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Geography of the North

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The geography of The North ranges from the rugged mountains of the Spine of the World to the lush forests of Lurkwood and Moonwood, and a great deal more in between. Within these highly unique areas lie ruined towers, lost gold, and enough rumors to keep even the most active adventuring company busy.


Cities and Settlements

Calling Horns

South of the Evermoors is an area of lightly wooded, rolling hills. The exact spot is marked by a cairn of weathered and lichen-covered orc skulls commemorating the slaughter of a horde. Overlooking this point is a hogback topped by a low, massive fieldstone inn and stables. This inn bears the name Calling Horns and is run by Tosker Nightsword, a retired hunter and guide.


Everlund is a walled city of 12,000 humans, elves, half-elves, and halflings, with a scattering of other races. The city is tolerant of peoples, races, and religions – well befitting a caravan trading center. Everlund is the home base of many caravan masters, guides, hunters, mercenaries, and Harpers. The standing army of 2,000 diligently seeks out orcs, goblins, bugbears, trolls, and other monsters of the wilderlands. Another 250 can be called upon in times of need. Everlunians are known to defend their city fiercely, and are as wise in the ways of the wilds as any Urthgardt.

Many adventurer-mages, bards, and rangers dwell here under the Council of Six Elders who rule Everlund. The Elders keep it part of the Lord’s Alliance, actively opposing both the Zhentarim and the Arcane Brotherhood. The council currently is negotiating with Silverymoon and the Lord’s Alliance to fund the construction and maintenance of a true road along the Evermoor Way between Everlund and Yartar.

The inns and taverns of Everlund are on its outskirts near the wall, and the center of the city is quiet at night – a place where lovers and plotters walk and talk. Homes and shops rise out of the greenery in pleasant little clumps. The city is rumored to deal in plunder obtained from bazaars in the orc Citadel of Many Arrows.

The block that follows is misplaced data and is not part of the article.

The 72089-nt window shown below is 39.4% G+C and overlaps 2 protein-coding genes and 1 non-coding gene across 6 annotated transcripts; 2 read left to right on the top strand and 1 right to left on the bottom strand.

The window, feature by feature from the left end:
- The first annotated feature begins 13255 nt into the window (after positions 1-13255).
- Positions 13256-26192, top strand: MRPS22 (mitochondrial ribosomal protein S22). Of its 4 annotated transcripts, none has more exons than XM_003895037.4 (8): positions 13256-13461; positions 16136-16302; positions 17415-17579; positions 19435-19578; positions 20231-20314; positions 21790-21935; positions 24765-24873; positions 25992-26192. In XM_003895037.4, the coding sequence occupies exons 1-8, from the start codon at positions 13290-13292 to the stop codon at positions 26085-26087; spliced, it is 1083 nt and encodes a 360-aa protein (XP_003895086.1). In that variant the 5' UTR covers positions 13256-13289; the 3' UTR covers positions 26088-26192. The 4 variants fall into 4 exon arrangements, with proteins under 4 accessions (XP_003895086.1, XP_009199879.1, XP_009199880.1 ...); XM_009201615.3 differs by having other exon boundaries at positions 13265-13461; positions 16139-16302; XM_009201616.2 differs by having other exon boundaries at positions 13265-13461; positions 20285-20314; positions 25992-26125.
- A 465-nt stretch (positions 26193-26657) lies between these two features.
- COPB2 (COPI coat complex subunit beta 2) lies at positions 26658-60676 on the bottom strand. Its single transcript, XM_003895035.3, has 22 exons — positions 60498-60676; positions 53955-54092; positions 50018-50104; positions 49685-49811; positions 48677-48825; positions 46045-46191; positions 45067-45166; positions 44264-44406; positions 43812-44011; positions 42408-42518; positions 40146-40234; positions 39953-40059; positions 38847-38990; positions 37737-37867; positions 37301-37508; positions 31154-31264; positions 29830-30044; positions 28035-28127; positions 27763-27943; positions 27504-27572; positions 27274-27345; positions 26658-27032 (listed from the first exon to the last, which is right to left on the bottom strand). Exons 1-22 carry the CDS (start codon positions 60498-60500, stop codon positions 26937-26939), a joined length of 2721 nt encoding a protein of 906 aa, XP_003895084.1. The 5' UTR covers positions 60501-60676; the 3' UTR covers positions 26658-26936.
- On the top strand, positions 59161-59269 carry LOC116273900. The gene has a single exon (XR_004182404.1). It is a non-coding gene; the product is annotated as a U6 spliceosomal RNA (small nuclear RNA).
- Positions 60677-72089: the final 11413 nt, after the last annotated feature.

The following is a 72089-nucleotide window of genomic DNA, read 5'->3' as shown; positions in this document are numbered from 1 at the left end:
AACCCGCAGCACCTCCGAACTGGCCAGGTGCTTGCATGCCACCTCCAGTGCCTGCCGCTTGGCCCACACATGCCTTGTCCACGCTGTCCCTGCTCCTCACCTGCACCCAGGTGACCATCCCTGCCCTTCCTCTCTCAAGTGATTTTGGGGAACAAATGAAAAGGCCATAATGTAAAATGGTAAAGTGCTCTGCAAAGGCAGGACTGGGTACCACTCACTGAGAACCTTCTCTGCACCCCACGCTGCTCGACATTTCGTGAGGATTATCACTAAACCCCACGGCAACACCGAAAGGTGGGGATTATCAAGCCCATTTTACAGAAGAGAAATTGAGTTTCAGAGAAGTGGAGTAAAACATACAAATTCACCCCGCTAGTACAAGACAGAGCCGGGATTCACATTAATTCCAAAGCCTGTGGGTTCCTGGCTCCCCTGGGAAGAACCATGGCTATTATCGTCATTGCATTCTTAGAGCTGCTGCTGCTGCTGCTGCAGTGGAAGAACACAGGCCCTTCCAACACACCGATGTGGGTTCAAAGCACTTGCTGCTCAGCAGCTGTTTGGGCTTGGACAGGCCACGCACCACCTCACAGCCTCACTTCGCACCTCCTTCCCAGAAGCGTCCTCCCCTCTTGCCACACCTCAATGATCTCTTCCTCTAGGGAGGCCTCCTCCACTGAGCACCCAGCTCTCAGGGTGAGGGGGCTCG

Llorkh was an important mining town of 2,000 humans and 300 dwarves. All were busy farming and taking iron and silver from shallow mines in the mountains. Those lodes were soon exhausted, and Llorkh shrank. The Zhentarim soon arrived and the last of the old lords, Phintarn Redblade, was found dead at the base of Lord’s Keep. Overnight, the Zhentarim installed their own man, Geildarr Ithym, in the Lord’s Keep.

Four hundred purple-cloaked Lord’s Men appeared, and fought several battles with the militia, easily slaughtering them under the pretext that the soldiers were troublemakers. This didn’t win Geildarr over with the townsfolk, and the dwarves left.

Zhent caravans began to arrive, needing accommodation, beasts, food, wagon repairs, and water. Townsfolk were pressed into work, and new but ugly inns and taverns were thrown up. The Ten Bells tavern was joined by the Drover’s Cup and the Wet Wizard (Geildarr is not sure if this is a pun directed at him). The Zhent arrival has been met with mixed feelings. Some view the increase in commerce as a sign of prosperity, while others see the unscrupulous elements increasing daily and feel less safe in their homes. Most inhabitants have thrown in with the regime, though they’ve no great affection for its leader, and the town is the endpoint of caravans from Darkhold.


The tiny agricultural village of Longsaddle includes 130 residences, surrounded by miles of ranches and farms. It’s a quiet haven between the Crags and the Evermoors. Depending on the time of year, Longsaddle is either sleepy and nearly deserted, or dusty and crowded, crawling with livestock and folk eager to buy them. Either way, Longsaddle is little more than a farmer’s market and waystables for the 1,000 or so folk who live in the area. The buildings line both sides of the Long Road, the only street in the village. Longriders (ranch-hands) from nearby estates can be summoned to form a 100-man militia who fight with spear, bow, or lariat.


Luskan is a seafaring merchant city, home to fierce, proud, and warlike Northmen. This important northern port city is located at the mouth of the un-navigable Mirar River, a swift, icy-cold, and rocky waterway, with the Mirar Road paralleling it to Mirabar. The perils of both the coastal High Road and the interior Long Road south from Mirabar relegate most metal trade to ships out of Luskan. Luskan’s structures are tightly packed, standing two and three stories above ground, and they extend below ground as well.

Although this city of approximately 16,000 humans seeks merchant trade, visitors are few and feel unwelcome. This has much to do with Luskan being a known harbor for northern pirates, if not an outright sponsor of their activities.


Once a well-defended haven for honest traders and adventurers seeking fame and fortune in the abandoned Dwarven holds to the north and east, this fortified trading town is now a dying settlement of 1,500 inhabitants. On its west, the fortified bridge over the Surbrin River has fallen into ruin, and the stables, paddocks, and stock pens to the east beyond the city walls lie razed in the dust.